Can I vent? Krugman's crack wasn't in any way disrespectful to New Orleans, it was just a comparison that used a cultural touchstone that everyone would instantly recognize. Likewise, if you tweet that the world would be better off if someone were dead, it's not "eliminationist" rhetoric, it's just water cooler conversation from someone whose temper is frayed. No one thinks you really want to take out a contract on someone. And analogies to World War II aren't meant to trivialize Nazis, they're just handy comparisons that most people will understand because World War II is really famous.

This kind of "How dare you!" reaction is way too common in response to casual comments. Sure, we should all be careful with our smart remarks, but the outrage brigade needs to ease up. Either that or they need to start getting equally upset over "_____'s Waterloo" formulations. A lot of people died there too.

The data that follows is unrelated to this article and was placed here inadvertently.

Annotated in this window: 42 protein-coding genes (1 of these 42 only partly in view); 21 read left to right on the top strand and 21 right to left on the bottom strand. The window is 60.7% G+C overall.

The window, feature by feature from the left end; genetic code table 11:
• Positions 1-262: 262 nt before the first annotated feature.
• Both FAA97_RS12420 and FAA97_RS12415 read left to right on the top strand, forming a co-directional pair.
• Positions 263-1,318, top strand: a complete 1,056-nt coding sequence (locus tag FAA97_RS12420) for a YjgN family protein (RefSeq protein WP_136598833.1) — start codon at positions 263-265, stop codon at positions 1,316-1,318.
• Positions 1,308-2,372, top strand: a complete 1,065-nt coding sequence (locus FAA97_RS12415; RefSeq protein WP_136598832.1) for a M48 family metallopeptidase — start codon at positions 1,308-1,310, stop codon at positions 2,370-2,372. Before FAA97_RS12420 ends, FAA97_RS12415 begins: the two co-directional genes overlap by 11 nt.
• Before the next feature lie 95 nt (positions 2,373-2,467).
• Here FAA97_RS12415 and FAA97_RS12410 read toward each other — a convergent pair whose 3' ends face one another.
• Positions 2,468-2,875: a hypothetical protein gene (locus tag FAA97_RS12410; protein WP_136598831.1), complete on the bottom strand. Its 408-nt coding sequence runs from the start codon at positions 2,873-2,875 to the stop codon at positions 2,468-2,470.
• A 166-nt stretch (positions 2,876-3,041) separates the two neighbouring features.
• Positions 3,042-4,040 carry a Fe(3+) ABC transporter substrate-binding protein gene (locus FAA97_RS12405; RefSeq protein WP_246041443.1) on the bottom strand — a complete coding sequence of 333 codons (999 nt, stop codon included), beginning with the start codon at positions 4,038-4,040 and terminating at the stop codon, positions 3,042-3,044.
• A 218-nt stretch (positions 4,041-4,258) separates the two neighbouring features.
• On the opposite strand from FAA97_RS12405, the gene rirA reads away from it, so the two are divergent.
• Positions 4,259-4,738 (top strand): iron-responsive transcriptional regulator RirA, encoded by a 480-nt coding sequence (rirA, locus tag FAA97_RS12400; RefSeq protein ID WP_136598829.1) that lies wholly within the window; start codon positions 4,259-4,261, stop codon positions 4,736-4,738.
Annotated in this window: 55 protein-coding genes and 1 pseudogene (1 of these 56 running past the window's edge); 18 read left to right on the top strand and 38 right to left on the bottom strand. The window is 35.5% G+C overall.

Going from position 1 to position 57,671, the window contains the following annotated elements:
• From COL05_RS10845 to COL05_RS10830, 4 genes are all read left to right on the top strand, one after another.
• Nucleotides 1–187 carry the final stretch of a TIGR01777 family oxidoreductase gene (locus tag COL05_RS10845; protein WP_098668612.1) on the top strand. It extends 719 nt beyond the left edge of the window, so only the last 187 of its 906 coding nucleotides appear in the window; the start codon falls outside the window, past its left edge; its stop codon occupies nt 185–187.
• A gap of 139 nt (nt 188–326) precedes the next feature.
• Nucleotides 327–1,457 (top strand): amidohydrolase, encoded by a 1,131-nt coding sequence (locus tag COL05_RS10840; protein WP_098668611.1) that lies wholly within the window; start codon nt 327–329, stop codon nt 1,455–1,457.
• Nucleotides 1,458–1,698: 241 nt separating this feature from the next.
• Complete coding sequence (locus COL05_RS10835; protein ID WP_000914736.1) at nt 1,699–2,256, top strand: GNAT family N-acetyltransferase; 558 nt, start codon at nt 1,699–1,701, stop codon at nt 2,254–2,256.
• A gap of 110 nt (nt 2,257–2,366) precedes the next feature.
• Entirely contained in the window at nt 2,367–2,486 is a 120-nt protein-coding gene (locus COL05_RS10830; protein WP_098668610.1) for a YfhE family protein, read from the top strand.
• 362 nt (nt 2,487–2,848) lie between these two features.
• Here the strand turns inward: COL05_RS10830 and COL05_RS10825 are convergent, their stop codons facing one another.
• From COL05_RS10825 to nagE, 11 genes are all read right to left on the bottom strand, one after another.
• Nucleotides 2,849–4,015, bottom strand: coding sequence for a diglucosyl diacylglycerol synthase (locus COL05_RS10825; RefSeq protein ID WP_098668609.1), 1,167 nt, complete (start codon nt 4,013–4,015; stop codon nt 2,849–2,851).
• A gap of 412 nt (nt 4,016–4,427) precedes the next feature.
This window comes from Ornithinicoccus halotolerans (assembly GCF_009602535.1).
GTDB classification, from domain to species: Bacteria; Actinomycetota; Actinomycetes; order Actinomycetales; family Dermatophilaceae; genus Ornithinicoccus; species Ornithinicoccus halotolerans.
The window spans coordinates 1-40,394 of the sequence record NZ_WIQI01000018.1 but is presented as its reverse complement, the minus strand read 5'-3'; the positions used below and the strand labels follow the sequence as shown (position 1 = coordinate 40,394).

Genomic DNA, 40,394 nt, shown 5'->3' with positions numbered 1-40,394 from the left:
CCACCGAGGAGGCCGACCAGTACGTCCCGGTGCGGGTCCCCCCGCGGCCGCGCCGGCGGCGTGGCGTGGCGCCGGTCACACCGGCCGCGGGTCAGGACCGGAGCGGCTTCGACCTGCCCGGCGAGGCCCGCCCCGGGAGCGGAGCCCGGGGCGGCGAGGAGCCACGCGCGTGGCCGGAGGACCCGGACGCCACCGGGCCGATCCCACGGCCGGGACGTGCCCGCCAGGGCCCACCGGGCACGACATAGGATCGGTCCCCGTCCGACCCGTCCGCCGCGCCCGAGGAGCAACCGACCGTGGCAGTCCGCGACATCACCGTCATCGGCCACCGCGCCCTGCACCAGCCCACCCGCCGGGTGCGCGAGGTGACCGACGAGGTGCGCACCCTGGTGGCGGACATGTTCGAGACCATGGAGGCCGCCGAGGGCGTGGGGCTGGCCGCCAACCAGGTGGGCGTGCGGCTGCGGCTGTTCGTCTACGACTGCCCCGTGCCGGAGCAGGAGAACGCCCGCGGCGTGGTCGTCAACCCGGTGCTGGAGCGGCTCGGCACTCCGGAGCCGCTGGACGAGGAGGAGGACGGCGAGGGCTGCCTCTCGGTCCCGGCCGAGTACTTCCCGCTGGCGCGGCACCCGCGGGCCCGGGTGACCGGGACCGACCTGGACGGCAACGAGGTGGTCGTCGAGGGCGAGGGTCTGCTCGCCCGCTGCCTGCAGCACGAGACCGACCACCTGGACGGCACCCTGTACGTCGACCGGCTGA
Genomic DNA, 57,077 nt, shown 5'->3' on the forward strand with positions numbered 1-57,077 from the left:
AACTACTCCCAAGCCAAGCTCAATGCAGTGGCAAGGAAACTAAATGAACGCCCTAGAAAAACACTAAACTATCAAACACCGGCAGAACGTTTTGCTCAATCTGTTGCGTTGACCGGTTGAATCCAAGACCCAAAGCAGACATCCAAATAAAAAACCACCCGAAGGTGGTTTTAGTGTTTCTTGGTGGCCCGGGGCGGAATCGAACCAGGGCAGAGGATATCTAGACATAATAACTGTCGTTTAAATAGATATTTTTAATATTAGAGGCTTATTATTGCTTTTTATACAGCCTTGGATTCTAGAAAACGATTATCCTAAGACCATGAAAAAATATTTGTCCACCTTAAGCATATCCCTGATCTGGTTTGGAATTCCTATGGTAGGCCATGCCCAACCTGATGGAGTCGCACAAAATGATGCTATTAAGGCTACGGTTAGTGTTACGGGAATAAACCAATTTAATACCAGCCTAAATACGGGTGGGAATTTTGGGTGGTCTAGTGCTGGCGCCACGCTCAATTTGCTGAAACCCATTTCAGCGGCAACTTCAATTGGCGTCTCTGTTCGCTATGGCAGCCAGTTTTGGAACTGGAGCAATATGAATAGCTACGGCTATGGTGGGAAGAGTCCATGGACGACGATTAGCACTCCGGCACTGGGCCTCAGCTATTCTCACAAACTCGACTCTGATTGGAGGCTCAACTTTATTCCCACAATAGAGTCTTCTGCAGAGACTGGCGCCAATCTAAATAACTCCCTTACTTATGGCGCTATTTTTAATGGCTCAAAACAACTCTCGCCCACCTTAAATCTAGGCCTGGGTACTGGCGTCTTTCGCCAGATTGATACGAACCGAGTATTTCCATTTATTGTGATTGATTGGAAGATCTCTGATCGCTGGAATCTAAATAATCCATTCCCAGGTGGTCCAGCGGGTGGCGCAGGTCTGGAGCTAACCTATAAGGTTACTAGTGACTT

Five Books

| Thu Dec. 30, 2010 1:18 PM PST

This was kind of an odd year in books for me. I actually read a fair number of books that I liked, but not very many that I really liked. For example, at the beginning of the year I inhaled a whole slew of books on the financial crisis: Too Big To Fail, This Time Is Different, Fool's Gold, 13 Bankers, Econned, The Big Short, and Ship of Fools. They were all pretty good, and they all focused on different aspects of the crisis. But I don't know that I'd really recommend any one of them as the book to read on what happened. For me, the whole year was a bit like that.

Still, with that said, here are my picks for the best five nonfiction books I read this year (though not necessarily published this year):